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Teaching Resources

Native Knowledge 360 (NMAI)

The National Museum of the American Indian has launch Native Knowledge 360°, a national education initiative to inspire and promote improved teaching and learning about American Indians. With this launch, NMAI is unveiling the new NK360° education webpages, featuring information about the initiative, educational resources for classrooms, and professional development opportunities and other important information for educators.
Visit http://nmai.si.edu/nk360/educators.cshtml.

Teaching Resources about Gun Violence

How are you addressing current events in your classroom? Please let us know at tssp@ncss.org, and send us links to the top few teaching resources that you rely on. We’ll consider them for including here, among the teaching resource and background articles that social studies educators have offered for sharing with colleagues. (No endorsement implied. See footnote.)

Epidemics and Society’s Response (NCSS; The Vaccine Makers Project; CDC)

The year 2018 marks the 100th anniversary of the Spanish flu epidemic, which killed about one-third of the human population on Earth. We also have, this year, an especially virulent strain of the flue to contend with. How society prepares for, and responds to, infectious diseases is the topic of these teaching resources.

Raphael Mazzone and Lee Ann Potter, “Documents Related to the Flu Pandemic of 1918,” Social Education 70, no. 7 (November/December 2006): 393–396. *** As World War I neared its end, a worldwide epidemic claimed more victims than the war itself. The two featured documents recall the loss of life and havoc in the United States. Open access: https://www.socialstudies.org/publications/socialeducation/november-dece...

Diane Luke and Ann Winkler, “The Saffron Scourge: Society, Politics and Disease,” Social Education 71, no. 1 (January/February 2007): 40–43. *** By taking a closer look at various yellow fever outbreaks, the authors demonstrate for students the social, governmental, and economic impact of epidemics upon cities. For NCSS members: https://www.socialstudies.org/publications/socialeducation/january-febru...

The Vaccine Makers Project ("Hilleman" film clip, resources, curriculum). Ironically, the very success of vaccines in the 20th century created a public policy dilemma: people have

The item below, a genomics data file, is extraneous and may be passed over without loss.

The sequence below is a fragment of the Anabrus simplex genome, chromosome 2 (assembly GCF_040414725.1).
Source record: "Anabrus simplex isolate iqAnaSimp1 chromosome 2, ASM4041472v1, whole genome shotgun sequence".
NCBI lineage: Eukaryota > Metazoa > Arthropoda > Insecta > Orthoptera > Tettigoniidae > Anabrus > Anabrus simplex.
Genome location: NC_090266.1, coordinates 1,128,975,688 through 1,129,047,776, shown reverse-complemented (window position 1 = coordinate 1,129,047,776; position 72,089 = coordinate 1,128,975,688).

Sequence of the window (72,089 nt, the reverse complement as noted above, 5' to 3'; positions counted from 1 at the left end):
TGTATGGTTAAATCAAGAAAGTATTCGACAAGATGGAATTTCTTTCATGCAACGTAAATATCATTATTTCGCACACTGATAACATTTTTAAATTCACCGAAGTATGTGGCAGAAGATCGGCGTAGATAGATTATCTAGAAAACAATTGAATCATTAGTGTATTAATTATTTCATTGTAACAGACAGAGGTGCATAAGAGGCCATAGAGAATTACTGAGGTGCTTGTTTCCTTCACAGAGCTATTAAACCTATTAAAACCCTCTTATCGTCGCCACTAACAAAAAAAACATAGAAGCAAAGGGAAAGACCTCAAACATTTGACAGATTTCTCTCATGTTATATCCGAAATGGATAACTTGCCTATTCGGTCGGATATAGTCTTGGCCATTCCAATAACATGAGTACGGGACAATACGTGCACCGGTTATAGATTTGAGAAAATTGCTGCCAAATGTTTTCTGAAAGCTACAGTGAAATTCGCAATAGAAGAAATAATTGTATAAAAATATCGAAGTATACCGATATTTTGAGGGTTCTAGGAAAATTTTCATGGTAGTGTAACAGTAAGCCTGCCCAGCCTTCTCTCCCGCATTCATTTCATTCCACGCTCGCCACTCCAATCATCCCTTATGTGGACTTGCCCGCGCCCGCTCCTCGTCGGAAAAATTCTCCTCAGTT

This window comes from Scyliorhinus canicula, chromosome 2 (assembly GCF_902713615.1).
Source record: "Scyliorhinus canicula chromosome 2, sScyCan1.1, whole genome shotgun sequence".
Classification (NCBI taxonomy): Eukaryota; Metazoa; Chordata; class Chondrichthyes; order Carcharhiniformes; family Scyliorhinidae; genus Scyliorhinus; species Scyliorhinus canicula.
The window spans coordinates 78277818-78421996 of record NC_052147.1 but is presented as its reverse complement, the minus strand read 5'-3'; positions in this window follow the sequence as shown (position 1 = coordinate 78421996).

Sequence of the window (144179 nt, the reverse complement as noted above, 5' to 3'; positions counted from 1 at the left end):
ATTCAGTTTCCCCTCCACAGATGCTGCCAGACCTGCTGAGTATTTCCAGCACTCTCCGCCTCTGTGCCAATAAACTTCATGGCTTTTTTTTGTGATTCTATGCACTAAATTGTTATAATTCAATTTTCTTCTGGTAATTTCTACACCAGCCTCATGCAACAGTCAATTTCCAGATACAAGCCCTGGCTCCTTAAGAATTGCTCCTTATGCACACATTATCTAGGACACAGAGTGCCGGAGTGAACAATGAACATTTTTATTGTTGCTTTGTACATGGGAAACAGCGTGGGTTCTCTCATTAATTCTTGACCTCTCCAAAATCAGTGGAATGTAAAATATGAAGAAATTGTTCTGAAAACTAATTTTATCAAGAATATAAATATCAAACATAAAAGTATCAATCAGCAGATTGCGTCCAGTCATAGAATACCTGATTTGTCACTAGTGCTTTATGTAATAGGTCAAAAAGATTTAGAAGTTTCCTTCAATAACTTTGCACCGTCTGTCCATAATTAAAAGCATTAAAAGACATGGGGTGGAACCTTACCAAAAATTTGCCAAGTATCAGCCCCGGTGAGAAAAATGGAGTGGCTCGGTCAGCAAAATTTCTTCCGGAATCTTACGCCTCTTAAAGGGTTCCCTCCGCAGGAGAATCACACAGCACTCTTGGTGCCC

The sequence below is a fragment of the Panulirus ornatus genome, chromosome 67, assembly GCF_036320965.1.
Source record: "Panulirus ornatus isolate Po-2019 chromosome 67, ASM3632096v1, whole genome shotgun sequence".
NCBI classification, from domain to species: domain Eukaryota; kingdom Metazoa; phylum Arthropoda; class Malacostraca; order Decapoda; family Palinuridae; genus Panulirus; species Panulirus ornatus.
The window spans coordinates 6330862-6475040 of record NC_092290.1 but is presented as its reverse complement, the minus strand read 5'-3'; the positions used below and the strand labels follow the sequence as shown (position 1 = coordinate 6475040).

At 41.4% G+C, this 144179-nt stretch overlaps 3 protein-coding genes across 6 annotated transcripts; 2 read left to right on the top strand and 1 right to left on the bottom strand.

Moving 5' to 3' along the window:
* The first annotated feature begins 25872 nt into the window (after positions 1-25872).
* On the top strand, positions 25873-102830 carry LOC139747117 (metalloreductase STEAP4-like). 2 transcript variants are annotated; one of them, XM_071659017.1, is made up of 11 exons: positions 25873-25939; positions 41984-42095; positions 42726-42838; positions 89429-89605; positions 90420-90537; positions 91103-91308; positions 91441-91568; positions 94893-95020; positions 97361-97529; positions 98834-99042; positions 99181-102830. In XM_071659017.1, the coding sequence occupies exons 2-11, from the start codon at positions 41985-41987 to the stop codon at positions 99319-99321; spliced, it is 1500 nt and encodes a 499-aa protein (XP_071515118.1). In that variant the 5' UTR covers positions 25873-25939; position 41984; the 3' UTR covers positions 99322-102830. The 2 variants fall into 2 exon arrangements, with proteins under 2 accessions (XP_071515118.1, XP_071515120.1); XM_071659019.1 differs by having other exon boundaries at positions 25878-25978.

Origins: Current Events in Historical Perspectives (OSU online magazine)

Origins: Current Events in Historical Perspectives is a free, on-line magazine that includes articles, podcasts, short “milestones,” and Top Ten lists produced by some of America’s leading historians -- and all connecting the past with the present. Origins covers the globe.
The magazine is designed for use in high school and college classes in American history, world history, current events, and contemporary politics. It is a joint production of the history departments at Ohio State University and Miami University. You and your students can find it at origins.osu.edu.

Engaging Congress, an Interactive Game (CRG/IU)

The Center on Representative Government at Indiana University has launched "Engaging Congress," an interactive game that uses primary-source documents to explore the workings of American government and the challenges it faces in contemporary society. The app-based game is available to middle school and high school government, history, language arts and social studies programs as a fun tool for teaching the basic tenets of representative government, using documents and materials from the Library of Congress and other sources.

MLK Jr. Day/Black History Month

A collection of lesson plans and useful links are here. A photo shows Taylor Branch, Andrew Aydin, and U.S. Representative John Lewis at the NCSS Annual Conference in St. Louis, Missouri, November 2013. Branch is author of "The King Years: Historic Moments in the Civil Rights Movement." Aydin is the co-author of Lewis's illustrated autobiography, "March (Books I-III)." High school lessons include

Decoding the Civil War (Huntington Libraries/NHPRC consortium)

The U.S. Civil War still captures, as does Abraham Lincoln’s presidency, the imagination and passion of young and old. While perpetually fascinating, with all we know and have learned, there is still much to discover with new materials, new stories. Decoding the Civil War is an online resource for multiple grade levels that invites students to examine actual telegram messages and place them in social and historical context.

Mindful Consumerism (Facing the Future)

The holidays are a good time to think about consumption, specifically, the impact that our own consumption has on the environment and our fellow humans. "Consumerism is related to consumption but it describes a particular worldview related to our consumption patterns. Everyone must consume resources like food and water in order to survive. Such resources are critical to human survival. However, we also consume resources for personal enjoyment, such as for entertainment and leisure, or maybe to treat yourself, or a friend with a gift.

Daniel Ellsberg: Danger of Nuclear War (NPR/Democracy Now)

On the closing day of the 97th NCSS Annual Conference, Daniel Ellsberg was slated to address the plenary gathering, but he was ill that day, and co-speaker Peter J. Kuznick adeptly filled the hour (as will be reported in the next TSSP newsletter). Ellsberg was soon back on his feet, giving a 59-minute radio interview, a few weeks later. Teachers who wonder what Ellsberg might have said could do worse than check out the podcast and

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